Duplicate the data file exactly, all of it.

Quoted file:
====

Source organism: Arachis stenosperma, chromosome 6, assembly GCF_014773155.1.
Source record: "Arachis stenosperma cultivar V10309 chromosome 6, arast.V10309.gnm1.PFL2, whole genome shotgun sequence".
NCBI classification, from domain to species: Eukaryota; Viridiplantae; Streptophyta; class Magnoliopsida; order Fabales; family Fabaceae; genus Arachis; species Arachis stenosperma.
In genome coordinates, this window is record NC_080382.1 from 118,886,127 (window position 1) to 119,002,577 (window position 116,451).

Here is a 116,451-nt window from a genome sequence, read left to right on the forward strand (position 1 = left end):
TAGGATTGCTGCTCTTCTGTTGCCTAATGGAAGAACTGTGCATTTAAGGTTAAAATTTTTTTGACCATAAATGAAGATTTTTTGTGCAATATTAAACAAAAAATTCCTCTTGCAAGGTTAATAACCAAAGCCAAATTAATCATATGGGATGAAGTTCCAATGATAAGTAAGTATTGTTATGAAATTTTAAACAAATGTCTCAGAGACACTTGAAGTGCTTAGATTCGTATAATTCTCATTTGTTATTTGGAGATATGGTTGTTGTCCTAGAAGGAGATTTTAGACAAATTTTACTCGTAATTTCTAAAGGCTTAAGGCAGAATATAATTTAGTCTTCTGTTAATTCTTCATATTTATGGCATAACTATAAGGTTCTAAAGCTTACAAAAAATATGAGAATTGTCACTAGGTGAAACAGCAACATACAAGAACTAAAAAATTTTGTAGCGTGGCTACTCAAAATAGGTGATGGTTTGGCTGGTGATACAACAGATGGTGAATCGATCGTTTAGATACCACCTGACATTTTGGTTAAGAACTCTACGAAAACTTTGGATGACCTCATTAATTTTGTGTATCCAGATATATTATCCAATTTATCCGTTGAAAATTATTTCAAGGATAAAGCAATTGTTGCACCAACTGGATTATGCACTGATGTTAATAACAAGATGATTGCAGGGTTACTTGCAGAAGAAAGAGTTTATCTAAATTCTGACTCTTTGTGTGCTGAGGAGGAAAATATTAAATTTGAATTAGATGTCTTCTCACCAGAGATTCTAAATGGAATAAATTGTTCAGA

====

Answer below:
Source organism: Arachis stenosperma, chromosome 6, assembly GCF_014773155.1.
Source record: "Arachis stenosperma cultivar V10309 chromosome 6, arast.V10309.gnm1.PFL2, whole genome shotgun sequence".
NCBI classification, from domain to species: Eukaryota; Viridiplantae; Streptophyta; class Magnoliopsida; order Fabales; family Fabaceae; genus Arachis; species Arachis stenosperma.
In genome coordinates, this window is record NC_080382.1 from 118,886,127 (window position 1) to 119,002,577 (window position 116,451).

Here is a 116,451-nt window from a genome sequence, read left to right on the forward strand (position 1 = left end):
TAGGATTGCTGCTCTTCTGTTGCCTAATGGAAGAACTGTGCATTTAAGGTTAAAATTTTTTTGACCATAAATGAAGATTTTTTGTGCAATATTAAACAAAAAATTCCTCTTGCAAGGTTAATAACCAAAGCCAAATTAATCATATGGGATGAAGTTCCAATGATAAGTAAGTATTGTTATGAAATTTTAAACAAATGTCTCAGAGACACTTGAAGTGCTTAGATTCGTATAATTCTCATTTGTTATTTGGAGATATGGTTGTTGTCCTAGAAGGAGATTTTAGACAAATTTTACTCGTAATTTCTAAAGGCTTAAGGCAGAATATAATTTAGTCTTCTGTTAATTCTTCATATTTATGGCATAACTATAAGGTTCTAAAGCTTACAAAAAATATGAGAATTGTCACTAGGTGAAACAGCAACATACAAGAACTAAAAAATTTTGTAGCGTGGCTACTCAAAATAGGTGATGGTTTGGCTGGTGATACAACAGATGGTGAATCGATCGTTTAGATACCACCTGACATTTTGGTTAAGAACTCTACGAAAACTTTGGATGACCTCATTAATTTTGTGTATCCAGATATATTATCCAATTTATCCGTTGAAAATTATTTCAAGGATAAAGCAATTGTTGCACCAACTGGATTATGCACTGATGTTAATAACAAGATGATTGCAGGGTTACTTGCAGAAGAAAGAGTTTATCTAAATTCTGACTCTTTGTGTGCTGAGGAGGAAAATATTAAATTTGAATTAGATGTCTTCTCACCAGAGATTCTAAATGGAATAAATTGTTCAGA